31 Days of Mindful Learning Calendar

Challenge yourself to incorporate more mindfulness into your days!

Mindful Journaling

Journaling offers a way to practice mindfulness. Mindful journaling can help you to focus on specific areas of your life a student, and provide a reflective space for considering academic goals and intentions. The prompts below can be used as a starting point to guide your own reflective journaling practice.

20 Writing Prompts:

Write a paragraph or create a mind map using this prompt: “I learn best when I...

How would you describe yourself as a student?

What are the 3 greatest strengths you bring to university learning?

Write about your study space. What makes it great? What would make it better?

Do I procrastinate? Why? What could I change?

What scares me about university? How are these fears holding me back?

What are the 3 things I spend most of my time on each day? Do these things align with my priorities?

What do I want to achieve in the next week, month, and year?

What 3 things can I be grateful for today?

What do I most want to improve as a student? What is the first step I could take?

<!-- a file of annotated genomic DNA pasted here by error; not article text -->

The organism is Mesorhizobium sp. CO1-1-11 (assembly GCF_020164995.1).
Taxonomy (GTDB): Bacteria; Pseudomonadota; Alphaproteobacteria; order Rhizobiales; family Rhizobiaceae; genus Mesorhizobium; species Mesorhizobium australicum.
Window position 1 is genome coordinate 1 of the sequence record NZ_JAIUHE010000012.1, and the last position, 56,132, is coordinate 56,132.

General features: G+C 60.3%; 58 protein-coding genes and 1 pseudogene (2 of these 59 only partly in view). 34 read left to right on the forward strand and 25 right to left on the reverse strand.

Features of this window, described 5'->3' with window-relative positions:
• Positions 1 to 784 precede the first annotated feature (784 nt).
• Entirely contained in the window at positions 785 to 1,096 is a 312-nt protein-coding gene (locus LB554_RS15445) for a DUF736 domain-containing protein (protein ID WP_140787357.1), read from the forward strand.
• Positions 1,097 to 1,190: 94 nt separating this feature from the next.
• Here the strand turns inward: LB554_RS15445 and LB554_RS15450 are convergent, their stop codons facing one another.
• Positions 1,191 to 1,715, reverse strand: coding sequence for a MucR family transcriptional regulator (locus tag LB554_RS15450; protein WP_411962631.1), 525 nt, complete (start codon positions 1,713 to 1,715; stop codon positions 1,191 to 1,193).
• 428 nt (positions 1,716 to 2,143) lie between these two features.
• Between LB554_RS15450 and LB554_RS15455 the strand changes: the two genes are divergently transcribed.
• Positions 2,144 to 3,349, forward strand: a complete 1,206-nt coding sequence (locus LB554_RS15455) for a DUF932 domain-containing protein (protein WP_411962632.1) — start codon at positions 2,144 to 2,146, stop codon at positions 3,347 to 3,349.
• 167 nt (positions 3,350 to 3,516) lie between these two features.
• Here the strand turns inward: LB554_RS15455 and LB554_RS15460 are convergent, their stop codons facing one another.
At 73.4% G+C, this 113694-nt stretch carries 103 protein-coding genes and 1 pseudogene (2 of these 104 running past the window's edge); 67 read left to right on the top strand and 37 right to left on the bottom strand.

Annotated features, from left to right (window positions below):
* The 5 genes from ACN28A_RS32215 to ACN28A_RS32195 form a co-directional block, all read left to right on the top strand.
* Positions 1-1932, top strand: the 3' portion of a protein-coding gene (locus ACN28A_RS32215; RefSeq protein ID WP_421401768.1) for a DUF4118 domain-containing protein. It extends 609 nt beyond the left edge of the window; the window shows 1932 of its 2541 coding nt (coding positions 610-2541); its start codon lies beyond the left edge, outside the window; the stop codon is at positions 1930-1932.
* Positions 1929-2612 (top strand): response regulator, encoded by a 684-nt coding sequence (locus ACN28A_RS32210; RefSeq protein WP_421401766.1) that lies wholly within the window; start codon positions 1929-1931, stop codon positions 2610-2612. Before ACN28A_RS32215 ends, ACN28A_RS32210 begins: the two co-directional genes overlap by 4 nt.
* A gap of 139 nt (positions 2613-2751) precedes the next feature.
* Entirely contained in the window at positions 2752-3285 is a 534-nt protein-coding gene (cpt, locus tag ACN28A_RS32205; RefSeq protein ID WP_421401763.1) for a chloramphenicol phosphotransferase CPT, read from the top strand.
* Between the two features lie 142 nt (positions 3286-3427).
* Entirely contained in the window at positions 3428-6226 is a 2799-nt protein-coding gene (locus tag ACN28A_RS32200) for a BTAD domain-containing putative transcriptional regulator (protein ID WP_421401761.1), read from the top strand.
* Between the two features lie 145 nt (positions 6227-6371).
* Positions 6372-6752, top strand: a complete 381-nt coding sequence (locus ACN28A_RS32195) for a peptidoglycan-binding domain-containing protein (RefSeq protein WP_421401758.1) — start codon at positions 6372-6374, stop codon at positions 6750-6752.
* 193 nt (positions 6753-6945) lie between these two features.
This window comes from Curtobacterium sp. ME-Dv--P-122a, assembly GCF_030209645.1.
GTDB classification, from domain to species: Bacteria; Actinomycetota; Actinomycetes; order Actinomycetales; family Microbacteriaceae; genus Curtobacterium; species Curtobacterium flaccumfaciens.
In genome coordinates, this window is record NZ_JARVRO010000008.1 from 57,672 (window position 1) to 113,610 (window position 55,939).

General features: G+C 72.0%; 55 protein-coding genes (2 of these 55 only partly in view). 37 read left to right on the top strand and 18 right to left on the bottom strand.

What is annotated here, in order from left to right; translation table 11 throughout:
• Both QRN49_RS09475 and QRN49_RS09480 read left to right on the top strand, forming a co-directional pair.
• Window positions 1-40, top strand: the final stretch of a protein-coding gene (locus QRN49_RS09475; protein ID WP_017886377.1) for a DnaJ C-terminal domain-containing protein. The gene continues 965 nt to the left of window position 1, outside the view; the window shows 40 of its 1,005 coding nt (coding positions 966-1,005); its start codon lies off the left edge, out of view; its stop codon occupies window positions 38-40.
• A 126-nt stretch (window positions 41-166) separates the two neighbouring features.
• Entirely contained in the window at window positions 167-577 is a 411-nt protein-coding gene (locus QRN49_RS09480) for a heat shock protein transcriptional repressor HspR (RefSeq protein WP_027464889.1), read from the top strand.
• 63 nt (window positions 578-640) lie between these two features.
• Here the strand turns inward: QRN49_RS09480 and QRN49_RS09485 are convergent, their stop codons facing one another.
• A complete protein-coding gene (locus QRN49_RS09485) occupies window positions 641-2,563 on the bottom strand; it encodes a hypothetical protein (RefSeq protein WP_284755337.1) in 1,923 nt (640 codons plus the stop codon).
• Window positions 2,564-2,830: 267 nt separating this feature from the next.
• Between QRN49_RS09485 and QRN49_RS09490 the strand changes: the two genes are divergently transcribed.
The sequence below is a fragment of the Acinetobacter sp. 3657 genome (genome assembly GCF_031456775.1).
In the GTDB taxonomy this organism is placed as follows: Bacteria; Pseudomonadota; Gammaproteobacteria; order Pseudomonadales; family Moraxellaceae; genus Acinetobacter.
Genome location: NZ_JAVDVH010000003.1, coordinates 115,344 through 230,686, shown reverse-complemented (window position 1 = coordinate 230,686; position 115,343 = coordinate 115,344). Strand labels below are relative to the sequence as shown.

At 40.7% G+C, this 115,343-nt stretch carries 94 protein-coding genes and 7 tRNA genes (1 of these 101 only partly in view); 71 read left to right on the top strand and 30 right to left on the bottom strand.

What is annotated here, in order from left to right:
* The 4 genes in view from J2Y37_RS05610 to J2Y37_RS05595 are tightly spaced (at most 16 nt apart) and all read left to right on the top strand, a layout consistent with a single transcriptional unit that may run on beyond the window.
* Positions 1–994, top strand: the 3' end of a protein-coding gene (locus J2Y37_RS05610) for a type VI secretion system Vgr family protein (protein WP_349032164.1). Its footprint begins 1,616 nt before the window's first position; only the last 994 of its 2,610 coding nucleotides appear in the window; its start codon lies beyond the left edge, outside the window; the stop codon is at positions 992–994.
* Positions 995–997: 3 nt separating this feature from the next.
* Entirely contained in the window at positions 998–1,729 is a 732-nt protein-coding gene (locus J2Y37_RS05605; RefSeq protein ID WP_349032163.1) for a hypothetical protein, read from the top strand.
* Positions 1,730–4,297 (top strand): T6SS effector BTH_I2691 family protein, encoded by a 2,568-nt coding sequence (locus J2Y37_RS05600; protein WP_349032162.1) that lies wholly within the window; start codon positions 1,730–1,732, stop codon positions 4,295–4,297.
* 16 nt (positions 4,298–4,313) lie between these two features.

What have been my biggest academic successes in the past year? In my entire life?

What are the things I look forward to most each day?

What are 3 things I could do this week to contribute to my success as a student?

In what ways am I receptive to feedback from professors? How could I learn more from feedback?

What are 3 ways I can create a greater level of motivation toward my work?

What things in my life cause me the most stress? Can I change them?

What is my perspective on making mistakes? How is this perspective impacting my academic journey?

Imagine your best possible future self with respect to your academic life. What is happening in this future? What are you doing to make it your best?

What are you most proud of as a student?

Write a letter to yourself, filled with encouragement about your academic journey.

"When you look at the brains of meditators, the areas related to attention, learning, and compassion grow bigger and stronger. It's called cortical thickening: the growth of new neurons in response to repeated practice. What we practice grows stronger. - Daniel Goleman